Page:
Mandelson to be minister without any questions

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The Independent Online
Peter Mandelson, Minister without Portfolio, has also become the Minister without Questions. It emerged yesterday that he is to be the only Commons minister who will not be subjected to the regular sessions of gruelling, question time cross-examination by MPs.

The curious office of Minister without Portfolio dates back to 1915, but for the last 50 years or so, office-holders in the Commons have always been available for questioning in the House.

The only exceptions appear to be Jeremy Hanley and Brian Mawhinney, but they were also chairmen of the Tory Party, and were therefore not paid ministers; the job was a device to give them access to Cabinet meetings and ministerial papers.

Mr Mandelson, who is based in the Cabinet Office, and has responsibility for the presentation and co-ordination of government policy, is paid a ministerial salary of pounds 31,125 in addition to his MP's pay of pounds 43,860. As Tory chairmen, Mr Hanley and Dr Mawhinney were also ministers without a department.

But last week, the official Commons record, Hansard published a definitive list of the new government, which put Mr Mandelson as number two in the Office of Public Service (OPS), under David Clark, Chancellor of the Duchy of Lancaster and the Cabinet minister responsible for the Civil Service.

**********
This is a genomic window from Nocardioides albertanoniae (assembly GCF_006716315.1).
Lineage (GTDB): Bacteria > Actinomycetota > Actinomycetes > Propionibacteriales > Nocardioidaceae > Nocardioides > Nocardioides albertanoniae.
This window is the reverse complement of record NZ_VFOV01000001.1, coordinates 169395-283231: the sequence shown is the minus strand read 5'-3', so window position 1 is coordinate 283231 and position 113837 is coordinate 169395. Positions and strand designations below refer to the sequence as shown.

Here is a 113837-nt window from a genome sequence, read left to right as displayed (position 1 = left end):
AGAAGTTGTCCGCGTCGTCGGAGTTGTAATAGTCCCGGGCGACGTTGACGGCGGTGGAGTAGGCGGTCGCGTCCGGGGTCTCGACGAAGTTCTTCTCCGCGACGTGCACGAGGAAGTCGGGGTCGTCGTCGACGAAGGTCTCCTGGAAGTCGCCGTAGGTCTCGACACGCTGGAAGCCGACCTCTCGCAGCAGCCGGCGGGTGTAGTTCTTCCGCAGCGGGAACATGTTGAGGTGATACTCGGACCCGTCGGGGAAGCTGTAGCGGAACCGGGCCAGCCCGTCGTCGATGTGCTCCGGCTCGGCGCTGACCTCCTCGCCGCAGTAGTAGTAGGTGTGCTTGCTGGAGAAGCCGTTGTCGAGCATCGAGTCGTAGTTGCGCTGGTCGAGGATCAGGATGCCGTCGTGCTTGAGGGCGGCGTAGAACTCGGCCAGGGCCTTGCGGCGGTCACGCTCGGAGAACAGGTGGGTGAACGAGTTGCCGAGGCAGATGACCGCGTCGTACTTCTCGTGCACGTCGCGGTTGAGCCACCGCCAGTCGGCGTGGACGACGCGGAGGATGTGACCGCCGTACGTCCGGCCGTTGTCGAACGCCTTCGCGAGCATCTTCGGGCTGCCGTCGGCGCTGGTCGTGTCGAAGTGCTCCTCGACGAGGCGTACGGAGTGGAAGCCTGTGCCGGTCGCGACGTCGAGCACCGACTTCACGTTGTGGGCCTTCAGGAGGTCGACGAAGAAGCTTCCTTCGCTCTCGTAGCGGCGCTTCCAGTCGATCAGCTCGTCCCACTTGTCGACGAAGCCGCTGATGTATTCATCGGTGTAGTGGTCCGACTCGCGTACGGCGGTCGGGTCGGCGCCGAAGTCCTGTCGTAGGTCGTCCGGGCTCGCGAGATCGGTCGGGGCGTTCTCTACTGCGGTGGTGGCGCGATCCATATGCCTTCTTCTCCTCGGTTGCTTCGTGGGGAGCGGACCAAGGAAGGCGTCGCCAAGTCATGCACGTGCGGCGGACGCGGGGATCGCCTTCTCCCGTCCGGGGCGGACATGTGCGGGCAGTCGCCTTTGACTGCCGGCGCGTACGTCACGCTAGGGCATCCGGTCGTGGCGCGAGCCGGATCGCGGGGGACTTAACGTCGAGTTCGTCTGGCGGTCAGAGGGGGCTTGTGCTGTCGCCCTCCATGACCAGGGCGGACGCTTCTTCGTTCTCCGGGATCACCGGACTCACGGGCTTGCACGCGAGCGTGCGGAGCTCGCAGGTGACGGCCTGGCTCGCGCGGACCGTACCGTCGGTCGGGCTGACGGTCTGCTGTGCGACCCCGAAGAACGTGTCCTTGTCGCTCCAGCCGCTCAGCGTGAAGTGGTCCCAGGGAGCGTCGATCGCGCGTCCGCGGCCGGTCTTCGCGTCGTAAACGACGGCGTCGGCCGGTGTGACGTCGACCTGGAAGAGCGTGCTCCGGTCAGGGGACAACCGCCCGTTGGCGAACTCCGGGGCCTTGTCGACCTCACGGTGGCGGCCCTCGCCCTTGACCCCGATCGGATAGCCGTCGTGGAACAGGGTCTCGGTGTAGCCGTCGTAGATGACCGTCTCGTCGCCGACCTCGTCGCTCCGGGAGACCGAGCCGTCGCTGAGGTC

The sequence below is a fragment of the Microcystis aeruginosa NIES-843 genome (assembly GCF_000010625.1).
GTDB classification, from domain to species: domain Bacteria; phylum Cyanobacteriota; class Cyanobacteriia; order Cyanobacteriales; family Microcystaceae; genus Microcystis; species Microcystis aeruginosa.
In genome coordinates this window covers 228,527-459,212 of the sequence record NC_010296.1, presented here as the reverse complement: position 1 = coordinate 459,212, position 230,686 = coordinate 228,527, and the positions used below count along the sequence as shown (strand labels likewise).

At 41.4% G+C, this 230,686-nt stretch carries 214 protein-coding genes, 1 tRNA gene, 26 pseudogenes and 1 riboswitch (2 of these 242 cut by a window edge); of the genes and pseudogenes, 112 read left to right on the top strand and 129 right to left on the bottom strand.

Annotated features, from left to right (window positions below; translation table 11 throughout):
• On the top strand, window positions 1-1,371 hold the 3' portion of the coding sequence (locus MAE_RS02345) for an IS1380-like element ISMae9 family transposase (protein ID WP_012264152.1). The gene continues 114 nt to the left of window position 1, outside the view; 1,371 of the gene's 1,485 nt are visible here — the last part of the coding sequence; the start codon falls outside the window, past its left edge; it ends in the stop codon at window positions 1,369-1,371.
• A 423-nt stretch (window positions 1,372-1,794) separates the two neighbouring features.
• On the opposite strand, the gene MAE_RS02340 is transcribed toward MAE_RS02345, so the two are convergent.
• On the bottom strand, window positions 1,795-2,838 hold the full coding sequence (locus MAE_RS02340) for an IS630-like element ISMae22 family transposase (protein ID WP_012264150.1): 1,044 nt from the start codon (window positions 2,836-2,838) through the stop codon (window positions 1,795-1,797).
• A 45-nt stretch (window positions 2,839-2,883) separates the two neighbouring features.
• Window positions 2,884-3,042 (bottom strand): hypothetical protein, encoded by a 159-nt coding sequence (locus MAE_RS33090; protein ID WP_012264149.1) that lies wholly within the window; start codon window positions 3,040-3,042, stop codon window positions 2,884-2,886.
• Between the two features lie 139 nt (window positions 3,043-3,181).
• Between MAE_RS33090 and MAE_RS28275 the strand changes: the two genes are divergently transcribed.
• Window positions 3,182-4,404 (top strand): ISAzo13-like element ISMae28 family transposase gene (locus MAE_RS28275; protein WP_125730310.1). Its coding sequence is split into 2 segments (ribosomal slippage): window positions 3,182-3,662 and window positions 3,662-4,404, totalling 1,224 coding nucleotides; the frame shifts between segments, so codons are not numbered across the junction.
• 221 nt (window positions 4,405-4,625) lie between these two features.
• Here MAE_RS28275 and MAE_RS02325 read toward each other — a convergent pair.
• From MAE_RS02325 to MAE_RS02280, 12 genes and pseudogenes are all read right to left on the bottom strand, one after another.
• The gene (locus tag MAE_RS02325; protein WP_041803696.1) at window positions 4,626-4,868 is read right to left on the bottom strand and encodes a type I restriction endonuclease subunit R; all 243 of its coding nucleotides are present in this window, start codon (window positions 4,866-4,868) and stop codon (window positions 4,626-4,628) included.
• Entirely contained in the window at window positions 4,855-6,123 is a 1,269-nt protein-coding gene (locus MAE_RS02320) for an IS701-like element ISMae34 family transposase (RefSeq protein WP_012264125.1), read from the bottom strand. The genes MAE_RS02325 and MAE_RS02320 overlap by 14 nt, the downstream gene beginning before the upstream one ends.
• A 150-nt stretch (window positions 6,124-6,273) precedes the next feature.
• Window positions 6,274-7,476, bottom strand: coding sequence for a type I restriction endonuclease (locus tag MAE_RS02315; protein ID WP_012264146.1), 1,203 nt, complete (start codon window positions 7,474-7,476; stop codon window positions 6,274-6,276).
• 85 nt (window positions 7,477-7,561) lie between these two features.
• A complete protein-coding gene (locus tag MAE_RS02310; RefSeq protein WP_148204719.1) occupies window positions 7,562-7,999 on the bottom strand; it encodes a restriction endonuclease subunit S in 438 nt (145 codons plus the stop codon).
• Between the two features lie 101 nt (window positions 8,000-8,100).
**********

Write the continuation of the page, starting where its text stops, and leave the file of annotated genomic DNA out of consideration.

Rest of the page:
Mr Mandeslon was given the same OPS post in the official House of Commons Weekly Information Bulletin this week.

As one of three Ministers in the OPS, Mr Mandelson would have been available for questioning by MPs in the Commons on 4 June, immediately before the new, weekly half-hour session of Prime Minister's Question Time.

But Whitehall sources said yesterday that there had been a mistake; Hansard and the Bulletin had got it wrong; Mr Mandeslon was not part of Mr Clark's team in the OPS; and he is therefore not available for oral questions in the House. A spokeswoman said, however, that he would answer written Commons questions.

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